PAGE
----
I have already voted with my feet by not even considering booking. I suppose a few rods will catch it just right, and when those fish are reported others will get sucked in.

Never mind, its only a hobby and nobody is forced to go. Just do something else instead is the answer I suppose.
 

porteouz

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A few observations.

First, it must be said that Tweed prices have for a long time been something of a law unto themselves. There are a number of reasons for this - accessibility is one, and the length of the season (particularly at the back end, when there are fewer other options) is another. Those factors still apply. But 10-40 years ago, Tweed back end fish were often big, strong 2SW fish which, with the benefit of a full summer's feeding, had packed on the weight and would typically be well into the teens of pounds. Sadly, in more recent times (and perhaps in anticipation of a cyclical revival of spring runs) those fish seem to be less common, and it seems that increasingly it is 1SW fish, usually less than 10lb, that form the bulk of the autumn run. Whether Tweed prices can be sustained on the back of what is really just a run of big grilse remains to be seen.

But Fishpal itself has undeniably been a factor in deliberately pushing up prices. In trying to persuade fishery owners to use their services, they made considerable play of increased rents. A commonly used line, I'm told, was 'If you've got a waiting list you're not charging enough'! Thankfully, some beats that had traditionally let by the week didn't succumb to this siren call. And I think that if you look at what has happened to the Dee's lettings, you can see the downside of going over to day lets. It's much easier for a rod to walk away from odd days here and there than it is to give up a prime week on a prime beat. I'm afraid that a policy of chasing quick-buck day lets, instead of building relationships with long-term tenants, will have come back to bite some fisheries on the bum. But "Those who live by the sword die by the sword" isn't a new expression!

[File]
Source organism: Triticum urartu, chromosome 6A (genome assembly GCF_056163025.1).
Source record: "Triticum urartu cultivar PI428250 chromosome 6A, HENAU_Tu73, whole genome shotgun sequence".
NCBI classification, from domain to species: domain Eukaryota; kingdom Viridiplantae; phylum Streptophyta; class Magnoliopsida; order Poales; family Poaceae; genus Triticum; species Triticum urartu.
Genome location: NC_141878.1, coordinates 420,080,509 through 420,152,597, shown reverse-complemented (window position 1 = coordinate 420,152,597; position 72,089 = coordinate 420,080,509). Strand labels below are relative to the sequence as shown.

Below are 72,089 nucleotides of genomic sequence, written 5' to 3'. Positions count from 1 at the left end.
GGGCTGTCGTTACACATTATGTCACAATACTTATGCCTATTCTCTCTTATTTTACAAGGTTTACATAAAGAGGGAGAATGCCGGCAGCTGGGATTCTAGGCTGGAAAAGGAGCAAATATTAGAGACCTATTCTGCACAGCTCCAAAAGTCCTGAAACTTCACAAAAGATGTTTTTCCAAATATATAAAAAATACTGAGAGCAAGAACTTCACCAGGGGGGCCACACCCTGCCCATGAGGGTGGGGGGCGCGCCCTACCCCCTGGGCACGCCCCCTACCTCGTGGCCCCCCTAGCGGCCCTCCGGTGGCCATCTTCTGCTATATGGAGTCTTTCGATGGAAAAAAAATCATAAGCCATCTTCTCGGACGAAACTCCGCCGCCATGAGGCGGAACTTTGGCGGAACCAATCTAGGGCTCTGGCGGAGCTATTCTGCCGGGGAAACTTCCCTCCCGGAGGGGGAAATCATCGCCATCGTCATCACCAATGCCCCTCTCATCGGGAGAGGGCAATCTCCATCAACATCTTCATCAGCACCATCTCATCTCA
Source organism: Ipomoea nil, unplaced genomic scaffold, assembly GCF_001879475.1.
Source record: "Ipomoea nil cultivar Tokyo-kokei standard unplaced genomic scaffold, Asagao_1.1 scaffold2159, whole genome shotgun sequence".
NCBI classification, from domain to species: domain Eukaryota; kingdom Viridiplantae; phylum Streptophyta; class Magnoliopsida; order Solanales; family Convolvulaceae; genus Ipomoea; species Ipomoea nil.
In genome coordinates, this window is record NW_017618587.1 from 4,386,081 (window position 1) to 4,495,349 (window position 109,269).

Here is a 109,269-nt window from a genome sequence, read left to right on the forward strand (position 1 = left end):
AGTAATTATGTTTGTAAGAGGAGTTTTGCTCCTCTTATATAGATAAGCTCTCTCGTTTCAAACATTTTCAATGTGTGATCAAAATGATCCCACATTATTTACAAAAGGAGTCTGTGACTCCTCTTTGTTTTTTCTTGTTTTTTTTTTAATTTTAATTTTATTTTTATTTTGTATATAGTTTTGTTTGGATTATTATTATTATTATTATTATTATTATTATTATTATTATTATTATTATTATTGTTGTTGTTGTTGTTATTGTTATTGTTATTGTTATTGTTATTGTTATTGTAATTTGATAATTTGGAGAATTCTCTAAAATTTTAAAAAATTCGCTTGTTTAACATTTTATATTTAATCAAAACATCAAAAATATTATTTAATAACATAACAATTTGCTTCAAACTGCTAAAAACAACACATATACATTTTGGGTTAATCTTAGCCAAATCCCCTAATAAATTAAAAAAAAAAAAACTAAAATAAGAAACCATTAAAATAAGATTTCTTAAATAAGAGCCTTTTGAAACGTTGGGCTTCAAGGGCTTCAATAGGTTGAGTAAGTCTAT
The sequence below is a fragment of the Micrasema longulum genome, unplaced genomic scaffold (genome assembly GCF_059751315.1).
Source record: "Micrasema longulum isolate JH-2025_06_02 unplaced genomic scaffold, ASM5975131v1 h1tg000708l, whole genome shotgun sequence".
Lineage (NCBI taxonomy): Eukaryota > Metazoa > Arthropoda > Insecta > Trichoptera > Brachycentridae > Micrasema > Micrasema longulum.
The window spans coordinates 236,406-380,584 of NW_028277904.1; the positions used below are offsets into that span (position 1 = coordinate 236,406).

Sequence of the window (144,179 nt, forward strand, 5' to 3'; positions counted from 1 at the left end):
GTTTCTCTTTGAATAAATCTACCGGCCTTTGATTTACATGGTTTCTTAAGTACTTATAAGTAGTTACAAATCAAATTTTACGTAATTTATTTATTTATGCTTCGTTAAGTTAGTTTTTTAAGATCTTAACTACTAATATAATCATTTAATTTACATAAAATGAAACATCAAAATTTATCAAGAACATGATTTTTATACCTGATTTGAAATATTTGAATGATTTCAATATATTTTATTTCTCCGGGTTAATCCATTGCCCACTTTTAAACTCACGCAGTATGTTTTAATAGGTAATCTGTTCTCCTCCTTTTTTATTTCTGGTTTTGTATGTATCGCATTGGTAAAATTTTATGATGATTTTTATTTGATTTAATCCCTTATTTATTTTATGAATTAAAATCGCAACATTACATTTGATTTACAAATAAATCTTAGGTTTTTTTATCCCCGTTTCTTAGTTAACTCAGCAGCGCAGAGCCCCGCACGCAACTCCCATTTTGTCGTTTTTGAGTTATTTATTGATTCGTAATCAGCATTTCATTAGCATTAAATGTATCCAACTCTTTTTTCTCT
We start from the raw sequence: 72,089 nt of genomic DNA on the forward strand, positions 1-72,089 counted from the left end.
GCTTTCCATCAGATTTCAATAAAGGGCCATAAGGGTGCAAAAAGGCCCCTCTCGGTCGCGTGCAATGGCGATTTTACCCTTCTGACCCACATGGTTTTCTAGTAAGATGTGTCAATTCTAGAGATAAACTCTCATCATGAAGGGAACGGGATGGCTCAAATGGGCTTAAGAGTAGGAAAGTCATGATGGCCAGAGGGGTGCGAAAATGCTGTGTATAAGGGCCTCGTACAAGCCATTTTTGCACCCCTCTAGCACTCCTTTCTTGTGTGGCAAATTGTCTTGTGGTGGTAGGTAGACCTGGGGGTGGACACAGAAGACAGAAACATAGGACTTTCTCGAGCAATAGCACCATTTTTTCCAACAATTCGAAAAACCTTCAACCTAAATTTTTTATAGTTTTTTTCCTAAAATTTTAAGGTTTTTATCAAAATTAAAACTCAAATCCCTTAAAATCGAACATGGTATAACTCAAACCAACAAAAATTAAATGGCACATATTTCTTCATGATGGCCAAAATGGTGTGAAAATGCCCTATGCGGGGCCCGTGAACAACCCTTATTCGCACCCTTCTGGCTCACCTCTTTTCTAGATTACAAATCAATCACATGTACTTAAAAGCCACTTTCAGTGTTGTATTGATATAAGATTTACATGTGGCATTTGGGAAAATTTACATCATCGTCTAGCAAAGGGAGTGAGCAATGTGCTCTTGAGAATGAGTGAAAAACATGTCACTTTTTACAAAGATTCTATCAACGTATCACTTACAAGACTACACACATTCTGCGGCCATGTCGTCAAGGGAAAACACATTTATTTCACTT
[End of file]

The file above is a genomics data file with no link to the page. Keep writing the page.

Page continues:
Secondly, opening a fishery up to day rods inevitably widens the market. Not everyone likes, or is able, to take a full week's fishing as used to be the norm. So enabling people to take a day or two here and there means there are more potential buyers for the same number of days' fishing. And the market will do what markets always do.

Finally, I think it must be acknowledged that day lets place an additional burden on the fishery. There is more administration, not only in the office, but also for the gillie on the riverbank. And there is also a greater risk of odd days going unlet. It's no coincidence that some places charge a premium for Saturday rods; there are plenty of people who can fish at the weekend, but getting rid of a single midweek rod may be a different story. So I think that we must accept that some of the premium for day rods is justified.

The policy of day lets, particularly as promoted by Fishpal, does have its benefits. But it will almost inevitably mean that, on a per day basis, your fishing works out more expensive either than taking a full week (preferably for a full party), or joining a local syndicate or association. Rather than moaning about it, the option is simply not to take day lets at inflated prices, and to fish elsewhere (almost certainly not on Tweed!). In August and September there should be other options available. And being left with unlet fishing will be the quickest way to focus the owner or agent's mind on what is a realistic price for what they have to offer!

Pretty much everything you've just said in relation to fishpal applies to any other river which is on fishpal and they don't seem to have the same rates for beats with poor catches.

I think its more to do with one of your first points, Location.
 
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chrishconnolly

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Suck it and see

Well dare I say it join an association or club and have the ability to be able to choose to fish when the water is right.
I fished the lower Tay last night and alas no fish were caught but so refreshing to find that even the osprey couldn't catch anything even though he must have dived more that 6 times in the time I was fishing.
Perth and District have some great fishing available at a very small outlay and one of our beats managed the largest fish in the river on Tuesday.
No we don't have a huge number of fish caught each year but enough to keep the members happy great value for money and The Tay is pretty much accessible from most areas in Scotland for a days fishing.
Right back to writing up my next angling course for youngsters.
Tightlines to all and I hope we get a good autumn run.